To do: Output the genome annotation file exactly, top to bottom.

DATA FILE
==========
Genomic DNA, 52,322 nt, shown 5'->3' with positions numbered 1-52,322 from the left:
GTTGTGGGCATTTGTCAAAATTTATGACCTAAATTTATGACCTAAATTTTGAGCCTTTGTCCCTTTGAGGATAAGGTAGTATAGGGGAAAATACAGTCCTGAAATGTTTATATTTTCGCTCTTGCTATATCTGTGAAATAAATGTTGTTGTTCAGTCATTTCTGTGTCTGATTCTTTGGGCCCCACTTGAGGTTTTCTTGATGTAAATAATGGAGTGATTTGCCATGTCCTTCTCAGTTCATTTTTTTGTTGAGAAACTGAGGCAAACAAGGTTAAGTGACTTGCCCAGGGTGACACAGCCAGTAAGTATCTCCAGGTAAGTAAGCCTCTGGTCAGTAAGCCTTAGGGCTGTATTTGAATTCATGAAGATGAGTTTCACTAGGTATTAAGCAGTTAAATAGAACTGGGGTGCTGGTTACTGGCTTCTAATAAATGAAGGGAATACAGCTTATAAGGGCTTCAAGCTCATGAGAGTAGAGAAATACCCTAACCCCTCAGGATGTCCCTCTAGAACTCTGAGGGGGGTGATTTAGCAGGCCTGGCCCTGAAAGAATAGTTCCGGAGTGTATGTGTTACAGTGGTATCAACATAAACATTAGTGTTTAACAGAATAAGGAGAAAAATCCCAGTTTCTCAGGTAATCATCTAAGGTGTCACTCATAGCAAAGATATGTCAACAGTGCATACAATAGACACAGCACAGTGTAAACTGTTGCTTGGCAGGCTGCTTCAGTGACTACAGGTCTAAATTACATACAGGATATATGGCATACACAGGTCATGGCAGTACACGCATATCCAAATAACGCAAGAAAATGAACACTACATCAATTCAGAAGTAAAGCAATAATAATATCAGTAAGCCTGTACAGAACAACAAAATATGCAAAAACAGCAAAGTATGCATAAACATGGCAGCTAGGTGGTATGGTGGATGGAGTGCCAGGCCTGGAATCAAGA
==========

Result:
Genomic DNA, 52,322 nt, shown 5'->3' with positions numbered 1-52,322 from the left:
GTTGTGGGCATTTGTCAAAATTTATGACCTAAATTTATGACCTAAATTTTGAGCCTTTGTCCCTTTGAGGATAAGGTAGTATAGGGGAAAATACAGTCCTGAAATGTTTATATTTTCGCTCTTGCTATATCTGTGAAATAAATGTTGTTGTTCAGTCATTTCTGTGTCTGATTCTTTGGGCCCCACTTGAGGTTTTCTTGATGTAAATAATGGAGTGATTTGCCATGTCCTTCTCAGTTCATTTTTTTGTTGAGAAACTGAGGCAAACAAGGTTAAGTGACTTGCCCAGGGTGACACAGCCAGTAAGTATCTCCAGGTAAGTAAGCCTCTGGTCAGTAAGCCTTAGGGCTGTATTTGAATTCATGAAGATGAGTTTCACTAGGTATTAAGCAGTTAAATAGAACTGGGGTGCTGGTTACTGGCTTCTAATAAATGAAGGGAATACAGCTTATAAGGGCTTCAAGCTCATGAGAGTAGAGAAATACCCTAACCCCTCAGGATGTCCCTCTAGAACTCTGAGGGGGGTGATTTAGCAGGCCTGGCCCTGAAAGAATAGTTCCGGAGTGTATGTGTTACAGTGGTATCAACATAAACATTAGTGTTTAACAGAATAAGGAGAAAAATCCCAGTTTCTCAGGTAATCATCTAAGGTGTCACTCATAGCAAAGATATGTCAACAGTGCATACAATAGACACAGCACAGTGTAAACTGTTGCTTGGCAGGCTGCTTCAGTGACTACAGGTCTAAATTACATACAGGATATATGGCATACACAGGTCATGGCAGTACACGCATATCCAAATAACGCAAGAAAATGAACACTACATCAATTCAGAAGTAAAGCAATAATAATATCAGTAAGCCTGTACAGAACAACAAAATATGCAAAAACAGCAAAGTATGCATAAACATGGCAGCTAGGTGGTATGGTGGATGGAGTGCCAGGCCTGGAATCAAGA